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Apparitions of Holy Virgin Mary in Amsterdam now official!

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ROCCO, newsletter for the Roman Catholic youth. In this issue nr. 9: On pilgrimage to Turin (on this site); Mary apparitions in Amsterdam now official!; His dog licks the bone wound of Saint Rocco.

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From Rocco nr. 9:

On pilgrimage to Turin (Op bedevaart naar Turijn)

 

A report of the pilgrimage to the North of Italy by Tino Varesi. After checking the Shroud Varesi made a daytrip to Milan., were “old friends” at the Ambrosian Centre were visited.

 

The Ambrosian Centre was filled with joy when the timeless and surprising "novitŕ" of the official recognition of the Apparitions of Amsterdam arrived. Like Amsterdam the metropolis of Milan has to deal with the clashes of cultures with migrants. What the Church needs most, will come at the right time from heaven. The apparitions of the Mother of All Nations  fill the "space" between Christians and the Gentiles. Surpassing two of the three boundaries splitting up the two main monotheistic religions. But Our Lady of All Nations is  more than a joyful welcome that uplifted our spirit and heart. The Amsterdam apparition reminds us Roman Catholics that we have a belief that teach us to show care. As did Saint Martin of Tours. As Her son Jesus Himself learned us in Luke 10, starting from verse 25. to pity the poor immigrant.:

 

Luke wrote:

An expert in the Law of Moses stood up and asked Jesus a question to see what he would say. "Rabbi," he asked, "what must I do to have eternal life?"

Jesus answered, "What is written in the Scriptures? How do you understand them?"

The man replied, "The Scriptures say, `Love the Lord your God with all your heart, soul, strength, and mind.' They also say, `Love your neighbours as much as you love yourself.' "

Jesus said, "You have given the right answer. If you do this, you will have eternal life."

 

But the man who wanted to show off that he knew what he was talking about, asked Jesus, "Who are my neighbours?"

Jesus replied:

As a man was going down from Jerusalem to Jericho, robbers attacked him and grabbed everything he had. They beat him up and ran off, leaving him half dead.

A priest (rabbi) happened to be going down the same road. But when he saw the man, he walked by on the other side. Later a temple helper [another representative of the Jewish  religion at that time in Palestine] came to the same place.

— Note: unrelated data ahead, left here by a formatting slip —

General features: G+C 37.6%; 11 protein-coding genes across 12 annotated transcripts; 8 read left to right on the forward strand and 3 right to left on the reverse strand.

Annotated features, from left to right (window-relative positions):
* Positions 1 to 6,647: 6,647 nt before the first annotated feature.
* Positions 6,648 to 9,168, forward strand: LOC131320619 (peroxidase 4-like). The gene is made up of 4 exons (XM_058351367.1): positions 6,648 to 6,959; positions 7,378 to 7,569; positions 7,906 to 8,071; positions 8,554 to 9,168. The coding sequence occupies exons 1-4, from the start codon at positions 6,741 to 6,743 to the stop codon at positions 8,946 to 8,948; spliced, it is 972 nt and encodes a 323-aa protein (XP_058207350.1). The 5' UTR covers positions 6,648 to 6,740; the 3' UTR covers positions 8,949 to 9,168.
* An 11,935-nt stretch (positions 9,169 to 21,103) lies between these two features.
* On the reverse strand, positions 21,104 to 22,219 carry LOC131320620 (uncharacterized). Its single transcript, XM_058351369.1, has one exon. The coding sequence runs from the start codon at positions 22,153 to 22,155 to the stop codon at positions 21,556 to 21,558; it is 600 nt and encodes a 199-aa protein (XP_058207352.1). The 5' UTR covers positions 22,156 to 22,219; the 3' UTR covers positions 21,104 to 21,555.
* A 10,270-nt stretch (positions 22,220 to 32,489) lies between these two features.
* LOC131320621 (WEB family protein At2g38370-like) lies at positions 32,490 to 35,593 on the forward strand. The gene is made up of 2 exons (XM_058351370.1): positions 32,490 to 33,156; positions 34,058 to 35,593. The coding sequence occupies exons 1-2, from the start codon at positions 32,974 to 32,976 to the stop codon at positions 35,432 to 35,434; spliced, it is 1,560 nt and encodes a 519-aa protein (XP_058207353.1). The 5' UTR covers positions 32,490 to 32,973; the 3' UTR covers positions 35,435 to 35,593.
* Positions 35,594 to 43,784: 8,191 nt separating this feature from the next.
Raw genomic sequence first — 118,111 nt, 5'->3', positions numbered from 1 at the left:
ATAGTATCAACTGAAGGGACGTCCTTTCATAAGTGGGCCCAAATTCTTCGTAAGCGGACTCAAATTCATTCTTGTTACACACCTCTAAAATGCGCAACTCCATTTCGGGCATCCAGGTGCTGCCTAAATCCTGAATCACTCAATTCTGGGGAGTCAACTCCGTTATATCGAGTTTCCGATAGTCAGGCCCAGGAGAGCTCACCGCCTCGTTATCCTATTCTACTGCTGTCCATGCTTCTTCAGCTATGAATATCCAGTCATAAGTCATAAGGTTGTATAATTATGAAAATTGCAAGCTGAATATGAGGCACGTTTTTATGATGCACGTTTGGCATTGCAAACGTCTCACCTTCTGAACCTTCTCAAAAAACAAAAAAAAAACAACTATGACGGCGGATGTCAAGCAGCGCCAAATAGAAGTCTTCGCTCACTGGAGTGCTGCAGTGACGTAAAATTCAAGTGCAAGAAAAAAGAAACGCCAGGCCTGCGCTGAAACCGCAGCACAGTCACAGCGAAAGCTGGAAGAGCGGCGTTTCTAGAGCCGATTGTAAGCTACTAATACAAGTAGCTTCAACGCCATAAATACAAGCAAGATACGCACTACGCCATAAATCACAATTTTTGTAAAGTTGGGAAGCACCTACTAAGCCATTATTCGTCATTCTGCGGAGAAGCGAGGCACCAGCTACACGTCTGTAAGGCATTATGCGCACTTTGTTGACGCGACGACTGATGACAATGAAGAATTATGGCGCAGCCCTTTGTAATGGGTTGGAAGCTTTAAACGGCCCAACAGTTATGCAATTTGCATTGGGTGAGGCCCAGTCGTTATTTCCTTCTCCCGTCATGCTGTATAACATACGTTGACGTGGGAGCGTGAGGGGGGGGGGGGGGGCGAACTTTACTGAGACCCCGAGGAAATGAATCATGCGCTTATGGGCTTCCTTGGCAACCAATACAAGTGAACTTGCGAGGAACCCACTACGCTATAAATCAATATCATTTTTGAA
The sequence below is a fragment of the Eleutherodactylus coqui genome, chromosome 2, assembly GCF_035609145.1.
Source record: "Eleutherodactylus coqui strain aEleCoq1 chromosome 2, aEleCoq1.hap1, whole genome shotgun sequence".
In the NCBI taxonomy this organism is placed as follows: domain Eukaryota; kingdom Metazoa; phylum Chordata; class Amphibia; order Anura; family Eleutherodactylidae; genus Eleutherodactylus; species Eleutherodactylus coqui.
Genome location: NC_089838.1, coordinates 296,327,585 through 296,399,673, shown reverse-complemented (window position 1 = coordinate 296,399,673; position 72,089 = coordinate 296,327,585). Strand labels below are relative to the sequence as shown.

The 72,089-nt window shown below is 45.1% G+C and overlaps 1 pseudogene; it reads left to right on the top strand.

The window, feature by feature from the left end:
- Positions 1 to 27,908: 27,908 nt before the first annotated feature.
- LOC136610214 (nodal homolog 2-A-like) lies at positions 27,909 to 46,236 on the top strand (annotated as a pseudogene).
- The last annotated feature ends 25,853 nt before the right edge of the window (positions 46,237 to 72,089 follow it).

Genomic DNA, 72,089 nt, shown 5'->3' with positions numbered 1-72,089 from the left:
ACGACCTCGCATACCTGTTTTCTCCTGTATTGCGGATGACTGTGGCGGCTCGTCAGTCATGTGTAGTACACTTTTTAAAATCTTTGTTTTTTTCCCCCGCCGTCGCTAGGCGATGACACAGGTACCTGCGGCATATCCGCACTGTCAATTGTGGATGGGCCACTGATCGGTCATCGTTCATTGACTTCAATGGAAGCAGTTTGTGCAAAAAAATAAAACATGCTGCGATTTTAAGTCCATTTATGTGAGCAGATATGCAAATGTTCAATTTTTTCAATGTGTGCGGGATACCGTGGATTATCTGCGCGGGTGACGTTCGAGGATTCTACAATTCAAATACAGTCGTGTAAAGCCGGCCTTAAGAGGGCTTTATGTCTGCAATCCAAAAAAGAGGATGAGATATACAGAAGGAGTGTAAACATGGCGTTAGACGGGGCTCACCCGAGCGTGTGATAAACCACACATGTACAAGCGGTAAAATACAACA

But when he saw the man who had been beaten up, he also went by on the other side.

A man from Samaria then came travelling along that road… 

 

Samaria, was the Philistine (Palestine) region between the Jewish dominated Judea and Galilee. In Jesus’ time there was much hostility between both, largely because of differences in race, religion, customs and politics.

 

We continue with Luke 10, verse 33, where that guy from Samaria came along that unconscious beat-up guy:

Jesus said:

When he saw the man, he felt sorry for him and went over to him. He treated his wounds with alcohol and olive oil and bandaged them. Then he put him on his own donkey and took him to a hotel, where he took care of him. The next morning he gave the hotel owner two silver coins (about 200 euro) and said, "Please take care of the man. If you spend more than this on him, I will pay you when I return."

Then Jesus asked, "Which one of these three people was a real neighbour to the man who was beaten up by robbers?"

The teacher answered, "The one who showed pity."

Jesus said, "Go and do the same!"

 

As Our Lady of All Nations, Her son Jesus made a call to pity the poor immigrants joining our communities from all parts of the world. With different religions. For the first time in history people of all nations find themselves between us.

 

The messages delivered last year by the Archbishop of Milan as commissioner in the Papal "mission to gentles" seems to echo the Good News for Everyone in the messages of The Lady of All Nations. Her "mission to gentle" means to live a life in deep and humble gratitude for the gift of the belief that we received, with respect to the multitudes of other people that do not believe what we believe.

 

What Catholics and Muslims unite is their veneration for the Holy Virgin Mary. The Koran includes a whole chapter named after the Mother of Jesus: Sura Meryem. The prophet Mohamed called her “The best woman ever lived”. Such a saying also contributes to the title, given her in Amsterdam, making her the real “Mother of All Nations”. More than any of her titles, this title fits People on the Move. A Mother of All Nations is what the Pontifical Council for the Pastoral Care of Migrants and Itinerant People really needs .

 

Tino Varesi.

In Rocco nr. 9: On pilgrimage to Turin (Op bedevaart naar Turijn).


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